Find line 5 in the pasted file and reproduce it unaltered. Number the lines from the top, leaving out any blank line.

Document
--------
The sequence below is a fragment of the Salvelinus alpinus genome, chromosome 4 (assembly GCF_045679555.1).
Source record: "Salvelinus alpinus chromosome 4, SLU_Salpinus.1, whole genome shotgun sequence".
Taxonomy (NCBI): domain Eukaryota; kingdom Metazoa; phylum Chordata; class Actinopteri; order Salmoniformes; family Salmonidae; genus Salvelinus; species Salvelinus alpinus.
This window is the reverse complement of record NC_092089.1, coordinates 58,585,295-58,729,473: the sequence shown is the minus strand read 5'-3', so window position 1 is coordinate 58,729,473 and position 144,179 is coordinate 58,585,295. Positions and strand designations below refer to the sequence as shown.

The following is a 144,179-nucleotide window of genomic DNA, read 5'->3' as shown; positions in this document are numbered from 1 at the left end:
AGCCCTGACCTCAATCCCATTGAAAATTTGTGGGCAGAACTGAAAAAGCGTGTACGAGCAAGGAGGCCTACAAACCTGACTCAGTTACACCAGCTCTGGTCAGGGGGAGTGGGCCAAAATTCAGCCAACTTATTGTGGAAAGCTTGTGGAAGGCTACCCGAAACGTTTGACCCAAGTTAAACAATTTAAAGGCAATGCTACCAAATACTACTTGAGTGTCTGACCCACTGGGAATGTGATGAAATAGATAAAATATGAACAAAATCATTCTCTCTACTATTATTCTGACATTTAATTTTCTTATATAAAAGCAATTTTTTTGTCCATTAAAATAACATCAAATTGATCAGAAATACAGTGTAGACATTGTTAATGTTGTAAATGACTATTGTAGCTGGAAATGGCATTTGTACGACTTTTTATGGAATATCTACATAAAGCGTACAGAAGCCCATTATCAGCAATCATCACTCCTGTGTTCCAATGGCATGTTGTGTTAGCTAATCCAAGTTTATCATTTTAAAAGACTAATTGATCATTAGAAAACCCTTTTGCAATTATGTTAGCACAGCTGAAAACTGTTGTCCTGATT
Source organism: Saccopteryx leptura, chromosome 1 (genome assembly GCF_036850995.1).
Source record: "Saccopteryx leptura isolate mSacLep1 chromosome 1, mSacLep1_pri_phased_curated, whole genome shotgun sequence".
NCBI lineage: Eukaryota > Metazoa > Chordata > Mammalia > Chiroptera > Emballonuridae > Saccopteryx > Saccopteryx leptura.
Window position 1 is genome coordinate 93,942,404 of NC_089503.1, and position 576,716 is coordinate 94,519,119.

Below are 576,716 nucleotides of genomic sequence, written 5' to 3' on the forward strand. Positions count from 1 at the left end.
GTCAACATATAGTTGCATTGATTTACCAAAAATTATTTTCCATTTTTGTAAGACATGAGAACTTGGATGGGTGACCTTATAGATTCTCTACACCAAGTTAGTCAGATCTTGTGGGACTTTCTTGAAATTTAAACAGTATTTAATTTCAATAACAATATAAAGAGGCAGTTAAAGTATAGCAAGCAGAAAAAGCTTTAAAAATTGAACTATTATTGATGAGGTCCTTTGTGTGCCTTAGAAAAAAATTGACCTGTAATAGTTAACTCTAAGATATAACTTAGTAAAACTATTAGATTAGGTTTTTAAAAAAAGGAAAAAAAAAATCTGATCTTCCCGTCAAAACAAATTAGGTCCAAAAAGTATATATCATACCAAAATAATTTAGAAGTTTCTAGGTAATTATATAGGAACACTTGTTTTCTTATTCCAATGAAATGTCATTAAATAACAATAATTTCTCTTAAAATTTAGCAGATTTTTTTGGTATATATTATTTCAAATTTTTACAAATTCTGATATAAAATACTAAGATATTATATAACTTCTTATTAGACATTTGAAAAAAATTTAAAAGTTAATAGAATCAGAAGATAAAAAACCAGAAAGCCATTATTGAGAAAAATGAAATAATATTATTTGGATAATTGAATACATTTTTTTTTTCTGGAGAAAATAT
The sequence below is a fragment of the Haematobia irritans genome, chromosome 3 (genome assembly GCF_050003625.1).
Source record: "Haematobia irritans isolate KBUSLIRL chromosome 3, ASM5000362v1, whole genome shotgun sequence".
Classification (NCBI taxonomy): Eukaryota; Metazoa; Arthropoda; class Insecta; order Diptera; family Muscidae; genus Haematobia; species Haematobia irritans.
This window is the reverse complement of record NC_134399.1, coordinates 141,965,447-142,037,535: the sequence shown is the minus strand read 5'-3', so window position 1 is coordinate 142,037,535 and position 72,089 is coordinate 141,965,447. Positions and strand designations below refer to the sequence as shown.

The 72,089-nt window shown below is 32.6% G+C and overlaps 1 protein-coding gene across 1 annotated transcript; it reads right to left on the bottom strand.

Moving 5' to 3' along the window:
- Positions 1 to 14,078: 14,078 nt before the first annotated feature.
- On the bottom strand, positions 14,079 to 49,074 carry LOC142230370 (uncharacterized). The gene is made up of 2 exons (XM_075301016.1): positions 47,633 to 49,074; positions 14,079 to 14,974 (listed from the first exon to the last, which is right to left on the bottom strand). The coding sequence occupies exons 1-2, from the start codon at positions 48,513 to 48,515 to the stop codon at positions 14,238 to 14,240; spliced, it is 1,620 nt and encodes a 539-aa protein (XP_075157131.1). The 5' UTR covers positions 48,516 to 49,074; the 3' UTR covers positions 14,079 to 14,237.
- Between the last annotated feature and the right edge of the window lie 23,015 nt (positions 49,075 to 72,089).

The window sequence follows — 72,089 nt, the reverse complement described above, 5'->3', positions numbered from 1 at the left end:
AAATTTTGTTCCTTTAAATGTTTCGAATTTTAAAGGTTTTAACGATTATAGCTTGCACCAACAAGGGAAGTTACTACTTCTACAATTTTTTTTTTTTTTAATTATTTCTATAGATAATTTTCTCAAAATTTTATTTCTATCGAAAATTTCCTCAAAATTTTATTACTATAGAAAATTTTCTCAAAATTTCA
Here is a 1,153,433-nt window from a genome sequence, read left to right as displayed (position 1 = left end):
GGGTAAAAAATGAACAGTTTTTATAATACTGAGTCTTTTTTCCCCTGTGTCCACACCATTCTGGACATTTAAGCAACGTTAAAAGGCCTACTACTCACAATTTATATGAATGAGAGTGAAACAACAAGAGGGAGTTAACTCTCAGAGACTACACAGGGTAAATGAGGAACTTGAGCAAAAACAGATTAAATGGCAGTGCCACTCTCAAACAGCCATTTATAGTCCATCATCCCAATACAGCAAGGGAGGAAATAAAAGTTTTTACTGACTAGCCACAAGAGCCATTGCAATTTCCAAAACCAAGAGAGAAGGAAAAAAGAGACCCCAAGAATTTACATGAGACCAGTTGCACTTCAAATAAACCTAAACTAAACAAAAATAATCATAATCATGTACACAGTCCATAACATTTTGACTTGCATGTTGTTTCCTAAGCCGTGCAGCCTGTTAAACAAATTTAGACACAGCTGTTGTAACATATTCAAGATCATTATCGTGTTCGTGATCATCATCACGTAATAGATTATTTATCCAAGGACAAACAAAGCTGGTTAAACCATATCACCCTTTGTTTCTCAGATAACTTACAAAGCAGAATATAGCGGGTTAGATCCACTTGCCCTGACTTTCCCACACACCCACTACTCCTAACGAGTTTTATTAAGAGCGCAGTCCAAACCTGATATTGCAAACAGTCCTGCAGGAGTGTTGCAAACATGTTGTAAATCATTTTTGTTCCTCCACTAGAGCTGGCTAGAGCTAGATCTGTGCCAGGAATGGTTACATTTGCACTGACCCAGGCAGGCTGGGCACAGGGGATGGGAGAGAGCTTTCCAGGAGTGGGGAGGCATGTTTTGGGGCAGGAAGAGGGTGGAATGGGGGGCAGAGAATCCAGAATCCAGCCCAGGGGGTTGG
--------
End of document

The following is a 144,179-nucleotide window of genomic DNA, read 5'->3' as shown; positions in this document are numbered from 1 at the left end: